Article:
Is that Paint or is it Poop?

the-scream Yes, we seriously just asked that question — and, yes, we asked for a good reason.

Have you ever seen Edvard Munch’s famous painting, The Scream? If not, this is a good time of year (being close to Halloween) to check it out. This painting is a haunting depiction of a ghost-faced person standing on a walkway, screaming. It is one of the most recognizable paintings in the world and — having been appraised at nearly $100M — also one of the most expensive.

This masterpiece happens to be at the center of a hot debate within the art community. If you examine the painting closely, you can detect a small white spot on the screamer’s right arm. Believe it or not, this tiny spot has been the topic of much controversy throughout the years. Some have speculated that the spot is in fact bird poop. Many others think that Munch accidentally spilled a bit of white paint on the finished canvas.

chocolate-or-poopFortunately for us, a cultural heritage scientist at the University of Antwerp, Geert Van der Snickt, was unsatisfied going on through life without a definitive answer to the question: paint or poop? With the help of a team of forensic scientists, Van der Snickt began the process of identifying the imperfection. The team started by testing the sample for trace elements commonly found in white pigment. To accomplish this, they used X-ray fluorescence to identify any elements that could positively confirm that the spot was actual paint — but the results were negative.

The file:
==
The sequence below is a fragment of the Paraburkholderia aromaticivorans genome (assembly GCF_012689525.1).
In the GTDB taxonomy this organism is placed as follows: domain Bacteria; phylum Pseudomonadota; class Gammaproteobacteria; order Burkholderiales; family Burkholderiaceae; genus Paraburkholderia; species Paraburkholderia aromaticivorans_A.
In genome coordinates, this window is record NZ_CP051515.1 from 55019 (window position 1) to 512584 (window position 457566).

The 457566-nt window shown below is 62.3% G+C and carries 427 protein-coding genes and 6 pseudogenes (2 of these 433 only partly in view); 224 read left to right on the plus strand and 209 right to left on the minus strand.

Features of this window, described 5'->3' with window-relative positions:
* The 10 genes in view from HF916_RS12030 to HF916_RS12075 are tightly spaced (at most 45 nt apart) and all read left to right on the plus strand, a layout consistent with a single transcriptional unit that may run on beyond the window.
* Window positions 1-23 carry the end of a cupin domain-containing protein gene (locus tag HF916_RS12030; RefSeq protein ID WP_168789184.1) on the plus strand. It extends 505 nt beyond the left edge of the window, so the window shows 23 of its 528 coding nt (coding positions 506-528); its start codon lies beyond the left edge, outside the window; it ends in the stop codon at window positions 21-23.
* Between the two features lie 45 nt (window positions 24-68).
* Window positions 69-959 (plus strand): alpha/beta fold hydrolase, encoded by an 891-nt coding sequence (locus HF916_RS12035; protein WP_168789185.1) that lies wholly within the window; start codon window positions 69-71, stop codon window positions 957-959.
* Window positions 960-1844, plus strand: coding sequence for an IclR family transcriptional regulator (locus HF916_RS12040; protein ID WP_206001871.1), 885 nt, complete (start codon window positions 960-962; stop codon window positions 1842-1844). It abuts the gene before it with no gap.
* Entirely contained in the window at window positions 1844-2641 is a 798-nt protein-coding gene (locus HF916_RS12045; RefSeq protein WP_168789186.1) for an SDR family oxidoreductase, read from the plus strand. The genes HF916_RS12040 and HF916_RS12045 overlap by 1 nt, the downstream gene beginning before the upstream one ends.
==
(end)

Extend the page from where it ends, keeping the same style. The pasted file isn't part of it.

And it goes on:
Next, the team collected a small sample to determine whether or not the spot was instead a bird dropping. Despite previous analysis that concluded that the mysterious blob was not fecal matter, the team sent their sample to a lab in Hamburg, Germany. This lab used the DESY particle accelerator to conduct an X-ray scattering study on the stain. Much to the surprise of the team, a young PhD student, Frederik Vanmeert, identified the crystal structure of the sample. It turns out that sometime after the painting was completed, someone, possibly the artist or just an admirer, spilled candle wax on the painting. Thanks to forensic chemistry, the mystery was solved!

Hey, that’s a fake!

Forensic scientists have been invaluable detectives in the art world for centuries, helping collectors authenticate pieces of art. Sniffing out forgeries is incredibly important, as many of our society’s most famous and priceless cultural artifacts are pieces of art.

One of the ways that scientists identify forgeries is through the study of pigment, and one example of how this discipline has helped to identify art forgeries can be found right here in the United States. The Indianapolis Museum of Art was loaned an Egyptian artifact for one of its exhibits. This artifact’s authenticity was questioned by many observers due to several inconsistencies when compared to similar artifacts from the same time period. Most notably, the hieroglyphs used on the piece were incorrect. To put the controversy to rest, the museum assembled a team of scientists to authenticate the age of the artifact.

This team started by examining the blue pigment found on the headpiece. Egyptians used azurite to create a color known as Egyptian blue, a color that has been found on various Egyptian artifacts dating back to 3000 BC. In the 1800s, French industrial chemist Jean-Baptiste Guimet discovered a way to synthesize a blue pigment that was similar to Egyptian blue, and his synthesized pigment became known as French ultramarine. The investigators’ chemical and microscopic analysis of the sample taken from the headpiece revealed that the pigment used was actually French ultramarine — and not Egyptian blue. Because the scientists knew that French ultramarine was created in the 1800s, they were able to conclude that the artifact was a fake.

Identifying art forgeries is not only incredibly important for collectors, but it helps all of us preserve our shared cultural heritage. The scientists involved in these investigations are heroes for humanity.


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